Pedestrians in Spain could soon be breathalysed and made to obey speed limits in proposals by officials hoping to make the country’s streets safer.
The plans have sparked a dispute, with the government’s top advisory council calling it a violation of Spaniards’ rights.
Earlier this year, Spain’s Directorate General of Traffic, the government body responsible for managing traffic, proposed a new “tool to foster better relations and coexistence between pedestrians, cyclists, motorists and vehicles”.
Tucked between suggestions for increased fines for drunk-driving and better regulation of driving schools was a change that would define pedestrians as “users of the road”, putting them on a par with drivers.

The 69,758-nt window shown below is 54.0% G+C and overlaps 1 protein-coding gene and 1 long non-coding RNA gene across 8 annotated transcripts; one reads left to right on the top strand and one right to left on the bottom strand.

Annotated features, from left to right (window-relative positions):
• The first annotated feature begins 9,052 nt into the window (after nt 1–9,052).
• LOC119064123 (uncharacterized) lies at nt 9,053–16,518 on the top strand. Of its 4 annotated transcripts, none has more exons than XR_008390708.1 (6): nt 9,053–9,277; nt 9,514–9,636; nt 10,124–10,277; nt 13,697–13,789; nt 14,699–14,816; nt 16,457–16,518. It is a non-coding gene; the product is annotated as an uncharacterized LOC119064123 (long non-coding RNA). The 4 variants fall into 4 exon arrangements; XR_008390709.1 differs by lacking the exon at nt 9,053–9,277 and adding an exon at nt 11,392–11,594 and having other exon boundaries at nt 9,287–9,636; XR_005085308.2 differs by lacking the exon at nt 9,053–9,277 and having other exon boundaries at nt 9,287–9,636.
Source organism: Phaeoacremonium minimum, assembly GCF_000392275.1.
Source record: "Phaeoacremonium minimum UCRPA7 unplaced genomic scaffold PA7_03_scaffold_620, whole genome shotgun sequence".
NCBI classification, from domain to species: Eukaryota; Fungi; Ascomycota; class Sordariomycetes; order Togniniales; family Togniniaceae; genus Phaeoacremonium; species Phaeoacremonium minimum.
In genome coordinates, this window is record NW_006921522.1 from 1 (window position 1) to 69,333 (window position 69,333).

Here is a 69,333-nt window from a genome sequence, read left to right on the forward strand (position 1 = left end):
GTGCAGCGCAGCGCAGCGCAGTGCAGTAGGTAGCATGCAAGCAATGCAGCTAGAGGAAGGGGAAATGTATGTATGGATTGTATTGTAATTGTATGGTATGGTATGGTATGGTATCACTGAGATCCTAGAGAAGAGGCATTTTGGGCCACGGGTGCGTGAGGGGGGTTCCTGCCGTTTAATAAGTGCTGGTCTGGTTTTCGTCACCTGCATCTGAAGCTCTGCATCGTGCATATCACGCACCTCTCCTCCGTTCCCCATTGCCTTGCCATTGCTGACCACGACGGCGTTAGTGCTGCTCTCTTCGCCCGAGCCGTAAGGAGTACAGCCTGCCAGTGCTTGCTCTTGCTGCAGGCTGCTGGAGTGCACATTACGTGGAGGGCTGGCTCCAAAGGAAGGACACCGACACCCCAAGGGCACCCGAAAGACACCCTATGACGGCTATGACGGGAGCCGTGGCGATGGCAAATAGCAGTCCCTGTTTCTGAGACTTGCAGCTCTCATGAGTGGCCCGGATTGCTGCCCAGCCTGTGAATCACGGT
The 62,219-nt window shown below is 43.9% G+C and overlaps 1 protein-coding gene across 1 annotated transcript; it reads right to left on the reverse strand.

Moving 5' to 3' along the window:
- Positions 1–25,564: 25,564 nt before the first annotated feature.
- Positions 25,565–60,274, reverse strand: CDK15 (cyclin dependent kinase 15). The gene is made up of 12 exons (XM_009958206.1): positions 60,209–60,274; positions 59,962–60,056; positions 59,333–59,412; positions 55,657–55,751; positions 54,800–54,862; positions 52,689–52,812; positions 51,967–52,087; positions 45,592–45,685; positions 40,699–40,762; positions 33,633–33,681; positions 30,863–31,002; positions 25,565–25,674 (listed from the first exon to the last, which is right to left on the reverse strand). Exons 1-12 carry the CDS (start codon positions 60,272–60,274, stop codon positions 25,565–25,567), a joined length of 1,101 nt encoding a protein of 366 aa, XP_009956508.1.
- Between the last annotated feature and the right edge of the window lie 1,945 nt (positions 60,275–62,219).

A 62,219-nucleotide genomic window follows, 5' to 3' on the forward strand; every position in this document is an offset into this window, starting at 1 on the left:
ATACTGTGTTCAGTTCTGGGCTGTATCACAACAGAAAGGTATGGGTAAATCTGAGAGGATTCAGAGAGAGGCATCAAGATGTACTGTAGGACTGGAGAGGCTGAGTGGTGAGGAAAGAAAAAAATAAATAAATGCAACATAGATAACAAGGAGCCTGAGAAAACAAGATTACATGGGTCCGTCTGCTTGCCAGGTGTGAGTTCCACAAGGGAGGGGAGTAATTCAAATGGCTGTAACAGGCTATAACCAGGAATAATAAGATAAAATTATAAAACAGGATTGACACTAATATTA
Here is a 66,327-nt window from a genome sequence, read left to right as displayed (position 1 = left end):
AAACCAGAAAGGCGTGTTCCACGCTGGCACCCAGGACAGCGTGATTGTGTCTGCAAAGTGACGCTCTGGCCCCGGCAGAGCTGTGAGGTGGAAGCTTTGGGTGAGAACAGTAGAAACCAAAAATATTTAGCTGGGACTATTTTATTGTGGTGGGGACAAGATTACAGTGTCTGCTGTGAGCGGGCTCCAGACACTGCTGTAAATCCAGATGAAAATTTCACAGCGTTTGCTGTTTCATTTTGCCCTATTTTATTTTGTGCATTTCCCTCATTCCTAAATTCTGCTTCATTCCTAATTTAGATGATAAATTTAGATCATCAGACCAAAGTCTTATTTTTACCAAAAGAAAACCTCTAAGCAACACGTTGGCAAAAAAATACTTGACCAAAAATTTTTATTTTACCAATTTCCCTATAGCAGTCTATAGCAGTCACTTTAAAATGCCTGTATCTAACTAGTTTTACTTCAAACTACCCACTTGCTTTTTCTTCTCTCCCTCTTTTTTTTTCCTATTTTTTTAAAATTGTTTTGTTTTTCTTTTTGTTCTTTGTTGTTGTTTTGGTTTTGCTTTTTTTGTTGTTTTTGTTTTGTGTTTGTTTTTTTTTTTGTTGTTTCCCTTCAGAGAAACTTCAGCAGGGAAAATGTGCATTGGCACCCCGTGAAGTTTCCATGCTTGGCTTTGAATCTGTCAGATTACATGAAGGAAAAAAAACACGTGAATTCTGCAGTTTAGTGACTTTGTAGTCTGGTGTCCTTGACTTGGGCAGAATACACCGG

Pedestrians could be required to take on-the-spot alcohol and drug tests if implicated in a traffic accident or traffic offence.
The proposal also sets out a speed limit for pavements, limiting the pace to “not surpassing that of a normal stride”.
The Council of State, the government’s top advisory council, in a report seen by Europa Press, urged the government body to overhaul the proposal.
The measures would hinder the freedom and personal privacy of Spaniards as well as their right to circulate freely, it said.
Spaniards, continued the report, “could possibly abstain from fiestas or from attending weddings and celebrations where alcohol is consumed, since they could be subject to an alcohol test if a vehicle near them is involved in an accident”.
As for the speed limits suggested for pedestrians, the report worried it would amount to a “prohibition on jogging”.
If it saves just one life, etc. And the UK is not far behind.